though undesignedly, I daresay, have occasioned, Celia. No, madam: useless as they are, they may obstruct us a little. are yet my own.

Mode. Not at all, my dear; an amusement en Lady Bev. Useless !-What do you mean? passant; the mere raillery of gallantry on my side, Has the base'man laid any other embargo on the to oblige her impertinent mother (who, you know, child?

has a penchant for sir John herself) was the whole Celia. I cannot bear, madam, even from you, insignificant business, -Perhaps, indeed, I to hear sir John Dorilant treated with disrespect. was something blameable in it. Useless !- Yes, they shall be useless. Thus, thus, Ara. Why, really, I think so, in your situation. I tear them into atoms! and disdain a liberty, but are you sure it went no further ?-nothing which but too justly reproaches my conduct. - else passed between you ? Your advice, madam, has already made me mi Níode. Nothing in nature. serable; but it shall not make me ungrateful or Ara. Dear me, how mistaken people are! I unjust.

[Erit CELIA. cannot say that I believed it; but they told me, Lady Beo. I am astonished ! I never saw the that you had actually proposed to marry ber; girl in such a way before.- Why, this is arrant that the girl was near consenting; and that the disobedience, cousin Modely! I must after her, mother was your friend in the affair. and know the bottom of it.---Don't despair.

Mode. The mere malice and invention of la[Erit Lady BEVERLEY. dy Beverley. Bel. [Coming out of the arbour.] Come, sce, Ara. And there is not a word of truth in it, overcome !-09

poor
Cæsar!

then? Mode. [Humming a tune.] You think I am Mode. Not a syllable You know my soul is disconcerted now?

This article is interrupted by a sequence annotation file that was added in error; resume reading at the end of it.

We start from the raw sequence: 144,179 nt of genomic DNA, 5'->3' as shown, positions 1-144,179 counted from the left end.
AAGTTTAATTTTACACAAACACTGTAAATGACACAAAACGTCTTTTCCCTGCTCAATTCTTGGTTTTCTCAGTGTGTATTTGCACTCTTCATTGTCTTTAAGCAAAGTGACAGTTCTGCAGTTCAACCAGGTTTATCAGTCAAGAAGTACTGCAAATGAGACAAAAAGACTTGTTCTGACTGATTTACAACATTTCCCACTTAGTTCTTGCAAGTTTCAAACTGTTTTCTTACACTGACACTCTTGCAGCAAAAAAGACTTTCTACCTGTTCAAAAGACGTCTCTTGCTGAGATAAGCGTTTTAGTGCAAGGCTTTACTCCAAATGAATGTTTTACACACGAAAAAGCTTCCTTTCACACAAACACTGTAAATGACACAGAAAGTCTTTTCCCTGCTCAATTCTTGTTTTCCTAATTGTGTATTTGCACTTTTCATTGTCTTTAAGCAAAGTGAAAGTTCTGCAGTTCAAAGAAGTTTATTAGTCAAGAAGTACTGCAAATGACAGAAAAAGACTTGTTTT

yours. Bel. Why, really, I should think something of Ara. O thou villain !I thought to have kept that kind.

my temper, and to have treated you with the Mode. You never were more mistaken in your contempt you deserve; but this insolence is inlife.—Egad ! 'tis a spirited girl. She and sir tolerable !.-Can you imagine that I am a stran John Dorilant were certainly born for one an ger to your proceedings? a deaf, blind idiot? other. I have a good mind to take compassion O, I could tear this foolish heart, which, cheated of them, and let them come together. They must by its passion, has encouraged such an insult! and shall be man and wife, and I will e'en go How, how have I deserved this treatment? back to Araminta.

[Bursting into tears Bel. Thou hast a most astonishing assurance ! Mode. [Greatly alarmed. By holy faith! by

Mode. Hush !-She is coming this way !-get every power above! you, and you only, are the into your hole again, and be dumb.--Now you passion of my soul! May' every curse shall see a scene of triumph indeed.

Ara. Away, deceiver! these tears are the tears Bel. Have a care, Cæsar ! you have the Britons of resentment.---My resolution melts not in my to deal with,

[Retires. eyes. 'Tis fixed unalterably! You might ima

gine, from the gaiety of my temper, that it had Enter ARAMINTA.

its levity, too: But know, sir, that a woman, who Ara. What! are they gone, and my wretch has once been duped, defies all future machinahere by himself? O that I could dissemble a tions. little!' I will, if my heart bursts for it.--0, Mode. Hear me, madam !-nay, you shall hear Mr Modely, I am hálf ashamed to see you! but me.my brother bas signed those odious writings ! Ara. Shall !--insufferable insolence !--Go, sir !

Mode. Then, thus I seize my charmer ! for any thing which regards me, you are free as